3. I struggle with hospitality, just in general. I love people and love the “idea” of having people over at a moment’s notice. But the practicalities always get in the way: our home is too small, our table only seats 4, we can’t afford to make a big meal, my energy is too inconsistent (I deal with chronic illness & fatigue). I think if I could understand more of the “why” behind being hospitable, it would help some of those logistics fall into place – or simply not matter as much. So I would love to win a copy of this book! I think it would really help me learn and grow.

  4. Dean says:

    I struggle with how to teach this concept to my children and how to make them understand the concept. I wish I would do a better job modeling this for them in my everyday life.

  5. Erika says:

    We love having others in our home–but typically our biggest hurdle is the “make-it-happen” point, the scheduling and working out of details with people to take the theory and make it very enjoyable and encouraging reality. And I’m not familiar with this blog, so I hope to take a peek sometime!

  6. Lani says:

    I used to think I was good about opening my home whenever a need arose. However, since having children, this has become more of a struggle for me. So, something I thought I was good at is now something I need to work on. Ugh.

  7. Amy says:

    I have found as my kids have gotten older (17,14, 12) we are less likely to invite others over, entertain or generally have adult friends. We have friends at church but everyone seems so busy when we have a break we just want to stay home. Lately, I’ve been missing it more – would love to see her ideas. There is much pressure to “do it right” that sometimes also it interfers with my ability to see past that, as well. Enjoy reading your posts.

  8. Heather L. says:

    Sounds like a book I would enjoy reading!!!

  9. Adrienne says:

    I feel like I always feed my company well. I truly enjoy cooking for people and always put my best foot forward in that.

    However, I really need to work on being more gracious to open my door to drop-in visitors. I LOVE to have people over, but my house isn’t always in the best “shape” for outside eyes. I suppose it’s more of a need to let go of whatever mess there may be and just enjoy anyone who may stop by.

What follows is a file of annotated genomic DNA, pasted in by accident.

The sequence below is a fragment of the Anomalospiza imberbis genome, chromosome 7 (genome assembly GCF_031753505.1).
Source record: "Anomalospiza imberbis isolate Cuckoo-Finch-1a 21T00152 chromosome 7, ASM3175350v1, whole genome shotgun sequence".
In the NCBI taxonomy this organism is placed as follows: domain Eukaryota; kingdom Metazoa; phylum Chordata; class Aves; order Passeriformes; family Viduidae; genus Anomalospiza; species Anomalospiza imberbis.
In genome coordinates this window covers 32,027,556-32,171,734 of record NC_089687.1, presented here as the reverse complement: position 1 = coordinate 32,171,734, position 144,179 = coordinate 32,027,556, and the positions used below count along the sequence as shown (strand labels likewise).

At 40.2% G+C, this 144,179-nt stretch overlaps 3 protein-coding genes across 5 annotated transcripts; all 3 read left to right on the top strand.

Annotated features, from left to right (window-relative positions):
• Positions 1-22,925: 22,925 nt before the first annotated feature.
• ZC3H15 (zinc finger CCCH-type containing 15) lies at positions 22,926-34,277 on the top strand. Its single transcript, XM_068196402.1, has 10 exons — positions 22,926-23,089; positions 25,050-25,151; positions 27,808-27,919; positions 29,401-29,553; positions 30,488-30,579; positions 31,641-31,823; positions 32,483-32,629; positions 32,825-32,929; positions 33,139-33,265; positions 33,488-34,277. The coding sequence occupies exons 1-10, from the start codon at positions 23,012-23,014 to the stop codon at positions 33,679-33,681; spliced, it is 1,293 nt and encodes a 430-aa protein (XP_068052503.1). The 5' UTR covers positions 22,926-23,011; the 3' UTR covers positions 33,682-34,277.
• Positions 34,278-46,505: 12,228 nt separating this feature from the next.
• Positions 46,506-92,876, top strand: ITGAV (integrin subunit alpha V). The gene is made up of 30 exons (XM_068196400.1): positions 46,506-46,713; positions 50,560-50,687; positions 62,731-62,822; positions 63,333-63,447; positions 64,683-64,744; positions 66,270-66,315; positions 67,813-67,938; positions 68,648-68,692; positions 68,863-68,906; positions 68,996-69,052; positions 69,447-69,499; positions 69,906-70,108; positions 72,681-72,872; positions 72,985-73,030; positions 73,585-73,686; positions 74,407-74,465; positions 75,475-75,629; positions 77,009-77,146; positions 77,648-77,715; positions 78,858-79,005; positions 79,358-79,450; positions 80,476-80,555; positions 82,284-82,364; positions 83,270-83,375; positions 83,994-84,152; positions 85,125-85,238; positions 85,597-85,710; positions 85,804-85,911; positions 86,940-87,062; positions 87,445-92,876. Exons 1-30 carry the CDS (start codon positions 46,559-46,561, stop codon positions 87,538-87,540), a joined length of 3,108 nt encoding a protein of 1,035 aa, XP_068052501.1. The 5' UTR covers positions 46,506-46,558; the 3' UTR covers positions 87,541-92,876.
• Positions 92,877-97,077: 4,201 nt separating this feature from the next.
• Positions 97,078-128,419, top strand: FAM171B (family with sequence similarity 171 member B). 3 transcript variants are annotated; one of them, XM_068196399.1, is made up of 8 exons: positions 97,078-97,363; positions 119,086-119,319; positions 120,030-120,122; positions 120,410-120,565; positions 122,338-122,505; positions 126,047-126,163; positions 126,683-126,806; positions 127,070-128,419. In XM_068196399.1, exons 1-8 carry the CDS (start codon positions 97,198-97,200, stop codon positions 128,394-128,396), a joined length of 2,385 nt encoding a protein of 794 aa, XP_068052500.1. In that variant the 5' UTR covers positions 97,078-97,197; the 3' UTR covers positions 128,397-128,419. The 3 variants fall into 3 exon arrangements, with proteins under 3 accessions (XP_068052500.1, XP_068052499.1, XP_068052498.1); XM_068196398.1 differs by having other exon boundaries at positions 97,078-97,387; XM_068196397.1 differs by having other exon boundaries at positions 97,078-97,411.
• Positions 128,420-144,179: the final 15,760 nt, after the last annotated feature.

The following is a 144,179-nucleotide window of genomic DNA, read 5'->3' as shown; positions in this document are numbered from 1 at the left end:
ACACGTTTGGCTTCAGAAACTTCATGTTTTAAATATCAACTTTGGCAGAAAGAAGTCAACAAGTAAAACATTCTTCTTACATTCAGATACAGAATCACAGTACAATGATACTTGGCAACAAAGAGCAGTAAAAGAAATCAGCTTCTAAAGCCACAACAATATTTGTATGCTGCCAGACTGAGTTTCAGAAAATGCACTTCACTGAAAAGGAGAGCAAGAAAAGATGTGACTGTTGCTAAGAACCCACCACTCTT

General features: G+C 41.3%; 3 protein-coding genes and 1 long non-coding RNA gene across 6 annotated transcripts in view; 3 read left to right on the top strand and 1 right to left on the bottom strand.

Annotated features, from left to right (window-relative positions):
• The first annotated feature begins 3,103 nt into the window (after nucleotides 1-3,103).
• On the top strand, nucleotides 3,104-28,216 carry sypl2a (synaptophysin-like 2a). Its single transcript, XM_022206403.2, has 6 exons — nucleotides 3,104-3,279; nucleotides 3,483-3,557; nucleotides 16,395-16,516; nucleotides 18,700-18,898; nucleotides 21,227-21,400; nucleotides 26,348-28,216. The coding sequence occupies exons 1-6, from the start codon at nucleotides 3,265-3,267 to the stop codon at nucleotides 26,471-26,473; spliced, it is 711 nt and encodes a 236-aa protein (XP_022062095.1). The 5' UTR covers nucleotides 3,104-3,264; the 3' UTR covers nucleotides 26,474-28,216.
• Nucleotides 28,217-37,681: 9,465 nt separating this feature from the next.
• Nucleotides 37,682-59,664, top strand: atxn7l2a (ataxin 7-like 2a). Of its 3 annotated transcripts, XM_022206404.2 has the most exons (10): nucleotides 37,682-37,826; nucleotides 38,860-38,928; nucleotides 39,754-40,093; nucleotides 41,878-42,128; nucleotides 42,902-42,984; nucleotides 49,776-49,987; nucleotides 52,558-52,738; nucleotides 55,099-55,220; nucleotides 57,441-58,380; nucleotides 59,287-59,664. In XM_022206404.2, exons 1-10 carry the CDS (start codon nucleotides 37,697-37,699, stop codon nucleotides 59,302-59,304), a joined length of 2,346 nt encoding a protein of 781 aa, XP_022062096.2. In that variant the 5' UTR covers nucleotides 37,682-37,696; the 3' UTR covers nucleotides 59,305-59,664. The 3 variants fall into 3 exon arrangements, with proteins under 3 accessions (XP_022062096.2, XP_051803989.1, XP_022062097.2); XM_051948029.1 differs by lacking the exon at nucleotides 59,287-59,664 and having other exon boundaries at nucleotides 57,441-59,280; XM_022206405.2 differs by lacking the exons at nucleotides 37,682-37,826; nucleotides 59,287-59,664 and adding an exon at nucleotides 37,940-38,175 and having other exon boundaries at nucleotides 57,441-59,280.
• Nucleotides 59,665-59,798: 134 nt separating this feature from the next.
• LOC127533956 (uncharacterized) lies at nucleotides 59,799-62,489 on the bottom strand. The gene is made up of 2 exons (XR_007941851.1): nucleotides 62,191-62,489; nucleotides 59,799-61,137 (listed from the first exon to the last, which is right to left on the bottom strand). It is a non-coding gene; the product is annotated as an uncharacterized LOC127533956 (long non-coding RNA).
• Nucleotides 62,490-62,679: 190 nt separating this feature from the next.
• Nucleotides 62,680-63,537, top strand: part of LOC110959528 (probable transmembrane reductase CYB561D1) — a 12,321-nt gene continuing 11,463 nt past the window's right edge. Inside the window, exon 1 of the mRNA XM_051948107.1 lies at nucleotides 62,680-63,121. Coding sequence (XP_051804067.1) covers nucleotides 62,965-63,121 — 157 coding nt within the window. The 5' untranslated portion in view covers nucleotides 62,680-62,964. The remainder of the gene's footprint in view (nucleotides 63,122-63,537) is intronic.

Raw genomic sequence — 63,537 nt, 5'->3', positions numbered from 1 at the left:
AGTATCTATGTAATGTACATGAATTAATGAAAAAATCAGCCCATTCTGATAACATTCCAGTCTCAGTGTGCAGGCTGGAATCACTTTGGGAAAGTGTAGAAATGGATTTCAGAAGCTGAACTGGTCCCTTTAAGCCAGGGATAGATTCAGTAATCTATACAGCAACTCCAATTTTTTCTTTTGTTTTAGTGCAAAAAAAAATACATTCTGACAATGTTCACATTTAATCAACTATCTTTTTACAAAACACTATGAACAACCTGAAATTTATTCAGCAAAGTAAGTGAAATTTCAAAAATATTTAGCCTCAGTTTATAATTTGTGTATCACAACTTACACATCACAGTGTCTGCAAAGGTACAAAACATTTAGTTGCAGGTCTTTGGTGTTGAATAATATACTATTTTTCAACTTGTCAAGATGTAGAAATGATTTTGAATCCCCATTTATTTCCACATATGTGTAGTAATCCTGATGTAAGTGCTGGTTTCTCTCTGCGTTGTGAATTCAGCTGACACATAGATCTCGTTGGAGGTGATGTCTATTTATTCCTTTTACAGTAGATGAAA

10. Keren says:

    I feel like I’ve showed hospitality well by caring for local friends in my same season of life (e.g., taking meals to new moms, sick friends), but don’t do so well with sharing our table with people in our neighborhood.

  11. Sheila says:

    I struggle with hospitality – the logistics of it (what should I feed people? what if they don’t like it?), the feeling that my house is too messy/cluttered/unpretty. I want to make people feel welcome, and get over myself and my issues with my bare walls and ugly curtains.

  12. Ashley says:

    Hmmm… I would love to read more about this topic as growing in hospitality is something I’m seeking to do this year. I really enjoy having people over and cooking nice meals, but I struggle with making simple meals so that I can entertain more frequently. I am trying to figure out how to entertain simply enough to be able to do it regularly with out burning out.

  13. Catherine Woodcock says:

    My struggle is “frequency.” We did a study of hospitality at church a couple of years ago, and I was struck by the idea that Christian hospitality isn’t nice people doing nice things for other nice people. It is opening your home (and yourself) to people God brings in your life — with whom you might not considered having much in common. Some of our most rewarding times of hospitality were with people we invited spur of the moment — like the time we invited someone we just met to join us for Easter dinner.
    Every time we do something like that, we think, “WHY don’t we do this more often?” That’s why I love the image of heaven as a banquet — with the most wonderful fellowship around the table.

  14. Catie says:

    Well, I still have room to grow but I think I’ve gotten a lot better about not having a perfectly clean house before I invite people over. (I’m pretty sure it’s *never* been perfect.) I used to get really stressed before having company because I would spend so much energy trying to clean. But now, I’ve come to terms with the fact that I have two toddlers–and that’s what my home reflects. :) The truth is, I never mind when I go to someone else’s home and it’s not perfect, so I’ve started to assume that my guests won’t mind either.

  15. Monica Bird says:

    Just yesterday at work I was talking with a friend about how I’ve found it difficult to cook for my family this winter. Partly uninspired. Partly busy. Partly lazy. So I determined that on Sunday I would return to a tradition we used to keep. Special foods for the Lord’s Day as just another way to set it apart, enjoy being together, and to provide my family with a meal that they’ll actually sit to eat:). I bought Manager’s Special Izzy drinks for everyone, made some comfort foods from scratch and even created out a specialty pizza with artichokes (which the kids called “slugs”) which I found way on the back of the shelf. I think I’m realizing for me that if I treat others better than I serve my own family than I not being authentic with either. For me, hospitality is work, but it’s a work of love and worthy of expression.

  16. Morgan says:

    Id love a copy. I enjoy having guests in our home and feel I do a good job of taking care of everyone’s needs but don’t always do a good job of relaxing and enjoying my company.